Americans can defund President Barack Obama’s amnesty by calling their GOP legislators to demand changes in the 2015 budget bill, says Arkansas GOP Rep. Tom Cotton, who won election to the Senate in November.
“Call your Congressman and call your Senator,” Cotton told radio host Laura Ingraham.
“I assure you having been in the Congress that Congressman and Senators listen when the people they serve, their bosses, are calling them and asking them to vote in a certain way,” said Cotton, who campaigned against amnesty during his successful campaign against an incumbent Democratic senator.
“In 2007… the Capitol switchboard actually stopped working because so many people called, and asked their Senators and Congressmen to stop an amnesty bill going through at the time, and it stopped,” said Cotton.
On Wednesday, Dec. 11, House Speaker John Boehner will stage a vote on the 2015 government budget bill. But his bill doesn’t included any language barring Obama’s deputies from spending money to implement his Nov. 21 plan to provide amnesty, work permits and green cards for 5 million illegal immigrants.
Boehner’s spending bill is opposed by numerous anti-amnesty voters and groups, including NumbersUSA, the Federation for American Immigration Reform and the Americans For Legal Immigration PAC, or Alipac.
The amnesty — and Boehner’s spending bill — is backed by numerous business and progressive groups, including Latino lobbies, such as La Raza.
To mollify Americans who oppose greater use of foreign workers, Boehner’s budget bill provides only two months of spending for Obama’s immigration agencies. But once that money runs out in February 2015, Obama’s agencies will be able to use the fees paid by illegals to print and distribute more work-permits.
The GOP won’t be able to pass an anti-amnesty law in 2015 because it will be vetoed by Obama.
Many GOP legislators, including Kansas Rep. Dave Huelskamp and Iowa Rep. Steve King, say the amnesty will be stopped by including language in the 2015 budget that bans any spending to implement Obama’s amnesty.
“We should be looking out for the interest of hard working American taxpayers, who are desperate to get more jobs, who are desperate to get better paying jobs,” Cotton told Ingraham Dec. 5.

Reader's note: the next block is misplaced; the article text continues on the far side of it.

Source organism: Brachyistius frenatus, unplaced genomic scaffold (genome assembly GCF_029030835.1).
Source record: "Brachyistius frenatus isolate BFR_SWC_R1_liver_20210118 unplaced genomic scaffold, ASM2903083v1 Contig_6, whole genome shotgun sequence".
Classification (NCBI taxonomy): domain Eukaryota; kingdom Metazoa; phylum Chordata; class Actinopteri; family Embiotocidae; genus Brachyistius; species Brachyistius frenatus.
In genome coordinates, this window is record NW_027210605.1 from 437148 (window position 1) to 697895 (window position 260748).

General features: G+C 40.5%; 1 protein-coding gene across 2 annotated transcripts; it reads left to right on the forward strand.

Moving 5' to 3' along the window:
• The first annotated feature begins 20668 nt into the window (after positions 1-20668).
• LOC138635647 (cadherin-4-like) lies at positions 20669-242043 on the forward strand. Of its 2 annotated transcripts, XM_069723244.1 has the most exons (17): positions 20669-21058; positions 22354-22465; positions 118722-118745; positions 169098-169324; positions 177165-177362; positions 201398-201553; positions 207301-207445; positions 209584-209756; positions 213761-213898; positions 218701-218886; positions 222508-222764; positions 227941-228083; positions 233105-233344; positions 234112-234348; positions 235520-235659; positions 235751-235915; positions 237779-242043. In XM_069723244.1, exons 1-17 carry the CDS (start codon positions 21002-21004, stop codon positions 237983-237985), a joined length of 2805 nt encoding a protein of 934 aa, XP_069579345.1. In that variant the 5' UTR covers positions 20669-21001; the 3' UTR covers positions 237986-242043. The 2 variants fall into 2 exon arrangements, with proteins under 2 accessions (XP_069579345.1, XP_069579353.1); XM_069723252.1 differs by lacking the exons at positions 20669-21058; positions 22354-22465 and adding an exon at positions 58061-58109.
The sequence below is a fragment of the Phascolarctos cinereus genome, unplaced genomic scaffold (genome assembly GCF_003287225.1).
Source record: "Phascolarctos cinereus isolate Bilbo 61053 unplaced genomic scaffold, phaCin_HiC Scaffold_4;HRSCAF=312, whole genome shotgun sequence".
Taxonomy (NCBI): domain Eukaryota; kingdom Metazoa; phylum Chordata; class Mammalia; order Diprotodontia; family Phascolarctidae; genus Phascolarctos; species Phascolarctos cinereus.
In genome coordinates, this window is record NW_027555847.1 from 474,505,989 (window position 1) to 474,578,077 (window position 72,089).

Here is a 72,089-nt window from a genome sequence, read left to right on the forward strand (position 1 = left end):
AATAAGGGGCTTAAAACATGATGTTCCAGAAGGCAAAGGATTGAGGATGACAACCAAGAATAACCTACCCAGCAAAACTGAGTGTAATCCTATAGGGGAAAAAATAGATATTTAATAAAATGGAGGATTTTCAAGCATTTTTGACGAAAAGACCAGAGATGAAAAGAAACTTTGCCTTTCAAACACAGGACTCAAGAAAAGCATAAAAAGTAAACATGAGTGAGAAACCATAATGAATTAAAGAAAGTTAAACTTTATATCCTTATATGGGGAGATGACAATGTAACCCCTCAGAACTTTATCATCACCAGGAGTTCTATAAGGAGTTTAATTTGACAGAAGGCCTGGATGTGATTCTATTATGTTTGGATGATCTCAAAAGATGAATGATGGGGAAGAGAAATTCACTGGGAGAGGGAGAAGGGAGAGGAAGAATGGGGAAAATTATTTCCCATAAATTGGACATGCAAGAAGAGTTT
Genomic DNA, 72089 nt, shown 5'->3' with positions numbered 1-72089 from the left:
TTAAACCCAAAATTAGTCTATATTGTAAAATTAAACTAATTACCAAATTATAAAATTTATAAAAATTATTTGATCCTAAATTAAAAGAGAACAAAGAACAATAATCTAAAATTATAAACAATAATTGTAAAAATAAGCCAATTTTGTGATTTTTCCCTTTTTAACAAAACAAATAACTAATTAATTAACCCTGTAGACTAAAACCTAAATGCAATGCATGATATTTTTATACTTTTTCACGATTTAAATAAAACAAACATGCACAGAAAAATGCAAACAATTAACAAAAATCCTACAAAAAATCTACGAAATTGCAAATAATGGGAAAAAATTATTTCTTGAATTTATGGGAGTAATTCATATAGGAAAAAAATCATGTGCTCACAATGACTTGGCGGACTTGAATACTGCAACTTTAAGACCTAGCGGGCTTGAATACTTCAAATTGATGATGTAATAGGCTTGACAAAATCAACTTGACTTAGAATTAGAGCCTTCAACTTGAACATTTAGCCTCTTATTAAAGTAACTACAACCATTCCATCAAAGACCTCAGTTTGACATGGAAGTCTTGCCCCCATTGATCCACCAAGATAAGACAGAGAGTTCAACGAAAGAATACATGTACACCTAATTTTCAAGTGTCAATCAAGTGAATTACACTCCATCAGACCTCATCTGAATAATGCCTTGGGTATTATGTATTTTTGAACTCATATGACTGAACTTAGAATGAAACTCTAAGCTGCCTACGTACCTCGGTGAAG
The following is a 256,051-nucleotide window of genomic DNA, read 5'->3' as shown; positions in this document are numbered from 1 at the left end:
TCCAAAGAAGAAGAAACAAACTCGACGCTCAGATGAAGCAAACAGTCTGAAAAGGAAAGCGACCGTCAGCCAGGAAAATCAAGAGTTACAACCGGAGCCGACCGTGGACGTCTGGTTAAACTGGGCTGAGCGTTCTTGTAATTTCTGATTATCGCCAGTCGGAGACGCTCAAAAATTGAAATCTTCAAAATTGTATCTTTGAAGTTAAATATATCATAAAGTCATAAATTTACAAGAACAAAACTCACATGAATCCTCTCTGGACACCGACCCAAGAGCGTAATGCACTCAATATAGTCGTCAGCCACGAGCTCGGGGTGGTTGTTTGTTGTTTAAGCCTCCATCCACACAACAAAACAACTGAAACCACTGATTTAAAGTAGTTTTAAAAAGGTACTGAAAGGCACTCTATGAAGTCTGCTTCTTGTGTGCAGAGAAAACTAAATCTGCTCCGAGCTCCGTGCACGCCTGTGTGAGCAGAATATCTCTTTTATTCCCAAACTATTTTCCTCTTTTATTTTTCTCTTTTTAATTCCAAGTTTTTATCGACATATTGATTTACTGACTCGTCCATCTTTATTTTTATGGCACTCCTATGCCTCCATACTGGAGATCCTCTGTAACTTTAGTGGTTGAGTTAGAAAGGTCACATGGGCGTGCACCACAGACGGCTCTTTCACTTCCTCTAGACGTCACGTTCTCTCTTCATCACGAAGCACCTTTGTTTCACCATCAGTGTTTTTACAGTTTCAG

Obama’s amnesty will allow illegals to compete for jobs sought by blue-collar Americans, and jobs sought by American professionals and debt-burdened college-graduates. The amnesty also increases the inflow of university-trained guest-workers to compete for university-level jobs.
They “will put downward pressure on working Americans all across this country,” said Cotton.
The foreign workers will take even badly-paid jobs because Obama is putting them on track to get the hugely valuable prize of American citizenship.
Boehner says he doesn’t want to include anti-amnesty language in the 2015 budget because it will cause Obama to shutdown the government —- and to blame the GOP for the shutdown.
However, many Americans oppose Obama’s amnesty — including some Democratic politicians — and the GOP might win the public-relations battle if Obama shuts down the government until the GOP provides funds for his amnesty.
In that battle, if the public backs the anti-amnesty language, Obama’s business-backed amnesty would die.
Equally problematic for Boehner, however, is that any fight over Obama’s amnesty might damage the GOP’s own plans to boost the use of foreign workers.
Boehner’s top business-backed deputies are planning to pass their own bill to allow more foreign workers. Their plan would provide many low-cost workers for American businesses without allowing the foreign workers to get citizenship. The GOP legislators oppose citizenship for the foreign workers because they’re likely to vote for Democrats.
But the Boehner low-wage plan would be derailed if the GOP’s 2015 budget includes a ban on amnesty spending. That’s because any ban would create a public debate over the GOP plan, and force GOP and Democratic legislators to show the public if they are for or against the amnesty.
Boehner’s allies, and many Democratic legislators, don’t want to reveal their support for an amnesty, or for the addition of more foreign workers, because the public strongly opposes both measures.
The business-backed GOP leaders want a steady supply of non-voting, low-wage migrants, either illegals or temporary guest-workers. That strategy has proven economically successful — company profits have risen as median U.S. wages have remained flat since 2000.
Those plans are so unpopular that GOP leaders need cooperation from Democrats and the establishment media to get them through Congress.
But public opposition to amnesty is muted by social pressure to support for the tradition of immigration, and by Americans’ reluctance to been seen as critical of migrants.
“I am sure people all around the world that want to come here are mostly good folks, but they’re not Americans,” Cotton said. “We should be looking out for the interest of hard working American taxpayers.”